Is American politics in disarray? According to a recent
survey of Harvard Business School graduates, the
answer may be yes, and the unstable political climate
may be one of the biggest dangers to American
Wajid khan Mp says In a poll on American
competitiveness, alumni were asked about 17 aspects of
the business climate, and 60 percent of them responded
that the "efficacy of the political system" was poorer in
the US than in other advanced nations. Only the
"complexity of the tax code" was evaluated more
negatively, receiving low scores from 61% of those
What justifies their worry?
According to studies on the American political system,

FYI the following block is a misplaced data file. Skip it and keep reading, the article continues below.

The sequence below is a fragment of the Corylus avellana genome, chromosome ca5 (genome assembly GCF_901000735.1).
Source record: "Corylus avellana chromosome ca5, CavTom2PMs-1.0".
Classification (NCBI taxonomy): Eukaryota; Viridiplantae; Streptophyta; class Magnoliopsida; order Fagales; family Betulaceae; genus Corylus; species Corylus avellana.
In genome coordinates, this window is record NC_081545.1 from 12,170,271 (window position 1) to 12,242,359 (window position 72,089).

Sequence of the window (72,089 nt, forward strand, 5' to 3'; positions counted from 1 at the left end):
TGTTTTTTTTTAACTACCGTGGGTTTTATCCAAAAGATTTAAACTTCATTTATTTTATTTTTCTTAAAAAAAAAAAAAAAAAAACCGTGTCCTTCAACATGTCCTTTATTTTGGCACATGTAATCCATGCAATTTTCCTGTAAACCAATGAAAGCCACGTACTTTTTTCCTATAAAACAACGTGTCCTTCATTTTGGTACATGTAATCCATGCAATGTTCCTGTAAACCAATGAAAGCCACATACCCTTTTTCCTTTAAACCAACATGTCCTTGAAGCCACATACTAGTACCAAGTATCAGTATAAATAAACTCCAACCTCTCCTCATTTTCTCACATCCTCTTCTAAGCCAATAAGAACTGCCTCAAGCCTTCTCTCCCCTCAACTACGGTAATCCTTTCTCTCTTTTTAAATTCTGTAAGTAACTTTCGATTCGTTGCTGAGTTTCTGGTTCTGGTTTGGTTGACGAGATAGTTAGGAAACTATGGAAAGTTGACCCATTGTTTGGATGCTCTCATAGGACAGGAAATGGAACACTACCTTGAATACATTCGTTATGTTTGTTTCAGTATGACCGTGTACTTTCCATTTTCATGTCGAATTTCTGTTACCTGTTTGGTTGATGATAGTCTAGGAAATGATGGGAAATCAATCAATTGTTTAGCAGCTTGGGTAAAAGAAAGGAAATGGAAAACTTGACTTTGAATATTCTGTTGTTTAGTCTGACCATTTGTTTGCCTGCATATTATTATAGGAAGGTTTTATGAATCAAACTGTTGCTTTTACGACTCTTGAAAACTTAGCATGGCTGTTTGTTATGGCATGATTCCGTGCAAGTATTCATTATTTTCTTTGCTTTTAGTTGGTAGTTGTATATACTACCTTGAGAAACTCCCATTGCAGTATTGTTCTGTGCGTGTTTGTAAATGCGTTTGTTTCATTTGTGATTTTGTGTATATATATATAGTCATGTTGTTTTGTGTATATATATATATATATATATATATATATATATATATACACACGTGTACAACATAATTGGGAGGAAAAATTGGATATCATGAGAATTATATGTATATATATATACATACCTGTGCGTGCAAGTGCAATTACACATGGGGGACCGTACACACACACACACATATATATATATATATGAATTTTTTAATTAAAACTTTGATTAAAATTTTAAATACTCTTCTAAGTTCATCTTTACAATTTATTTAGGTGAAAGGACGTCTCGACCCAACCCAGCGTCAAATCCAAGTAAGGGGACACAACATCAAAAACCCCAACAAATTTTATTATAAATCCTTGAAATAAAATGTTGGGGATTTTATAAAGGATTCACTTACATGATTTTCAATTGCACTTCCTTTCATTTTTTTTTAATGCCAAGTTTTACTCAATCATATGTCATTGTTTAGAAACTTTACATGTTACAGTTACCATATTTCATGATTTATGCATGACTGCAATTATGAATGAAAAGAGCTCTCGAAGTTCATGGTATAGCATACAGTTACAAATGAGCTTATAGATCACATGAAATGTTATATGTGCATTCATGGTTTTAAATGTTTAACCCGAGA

there are currently more significant differences
between the two competing views of government in
Congress than ever before. Many people in the media
and Congress lament the overly ideological nature of
the country's politics. As Wajid khan mentioned the co-
chair of the super committee formed to reduce the
budget deficit, Congressman Jeb Hensarling has stated,
"The committee did not succeed because we were
unable to bridge the gap between two profoundly
Although there has been much finger-wagging about the
ideological gap, it is unclear whether it is the real cause
of the breakdown. If you study American history
carefully, you'll discover that profound philosophical
divisions are nothing new and that some of the most
politically charged periods resulted in significant policy
advancements, frequently delivering the best ideas
from opposing viewpoints. This dynamic that combines
the most remarkable aspects of both worlds may
contribute to America's economic success.
Politicians' rising propensity to prioritize winning over
To treat politics like war—runs antithetical to